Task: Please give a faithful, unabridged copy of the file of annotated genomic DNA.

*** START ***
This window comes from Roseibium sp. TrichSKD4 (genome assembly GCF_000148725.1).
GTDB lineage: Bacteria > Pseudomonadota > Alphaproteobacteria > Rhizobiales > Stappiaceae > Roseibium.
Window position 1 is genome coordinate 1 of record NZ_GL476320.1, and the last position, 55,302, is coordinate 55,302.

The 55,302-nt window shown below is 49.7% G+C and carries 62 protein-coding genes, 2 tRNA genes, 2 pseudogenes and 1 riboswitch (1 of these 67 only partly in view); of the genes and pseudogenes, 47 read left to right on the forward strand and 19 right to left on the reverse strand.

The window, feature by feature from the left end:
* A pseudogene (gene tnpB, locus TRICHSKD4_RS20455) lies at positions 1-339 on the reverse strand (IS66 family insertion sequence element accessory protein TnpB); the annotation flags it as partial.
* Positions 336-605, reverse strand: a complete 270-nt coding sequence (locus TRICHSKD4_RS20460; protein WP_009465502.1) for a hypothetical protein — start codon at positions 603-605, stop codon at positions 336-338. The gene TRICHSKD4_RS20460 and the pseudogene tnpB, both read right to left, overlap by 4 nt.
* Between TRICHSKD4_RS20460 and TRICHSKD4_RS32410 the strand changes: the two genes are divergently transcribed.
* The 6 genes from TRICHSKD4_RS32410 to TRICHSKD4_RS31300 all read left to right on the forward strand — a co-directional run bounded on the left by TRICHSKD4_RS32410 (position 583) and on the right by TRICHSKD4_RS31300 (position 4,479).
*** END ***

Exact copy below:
This window comes from Roseibium sp. TrichSKD4 (genome assembly GCF_000148725.1).
GTDB lineage: Bacteria > Pseudomonadota > Alphaproteobacteria > Rhizobiales > Stappiaceae > Roseibium.
Window position 1 is genome coordinate 1 of record NZ_GL476320.1, and the last position, 55,302, is coordinate 55,302.

The 55,302-nt window shown below is 49.7% G+C and carries 62 protein-coding genes, 2 tRNA genes, 2 pseudogenes and 1 riboswitch (1 of these 67 only partly in view); of the genes and pseudogenes, 47 read left to right on the forward strand and 19 right to left on the reverse strand.

The window, feature by feature from the left end:
* A pseudogene (gene tnpB, locus TRICHSKD4_RS20455) lies at positions 1-339 on the reverse strand (IS66 family insertion sequence element accessory protein TnpB); the annotation flags it as partial.
* Positions 336-605, reverse strand: a complete 270-nt coding sequence (locus TRICHSKD4_RS20460; protein WP_009465502.1) for a hypothetical protein — start codon at positions 603-605, stop codon at positions 336-338. The gene TRICHSKD4_RS20460 and the pseudogene tnpB, both read right to left, overlap by 4 nt.
* Between TRICHSKD4_RS20460 and TRICHSKD4_RS32410 the strand changes: the two genes are divergently transcribed.
* The 6 genes from TRICHSKD4_RS32410 to TRICHSKD4_RS31300 all read left to right on the forward strand — a co-directional run bounded on the left by TRICHSKD4_RS32410 (position 583) and on the right by TRICHSKD4_RS31300 (position 4,479).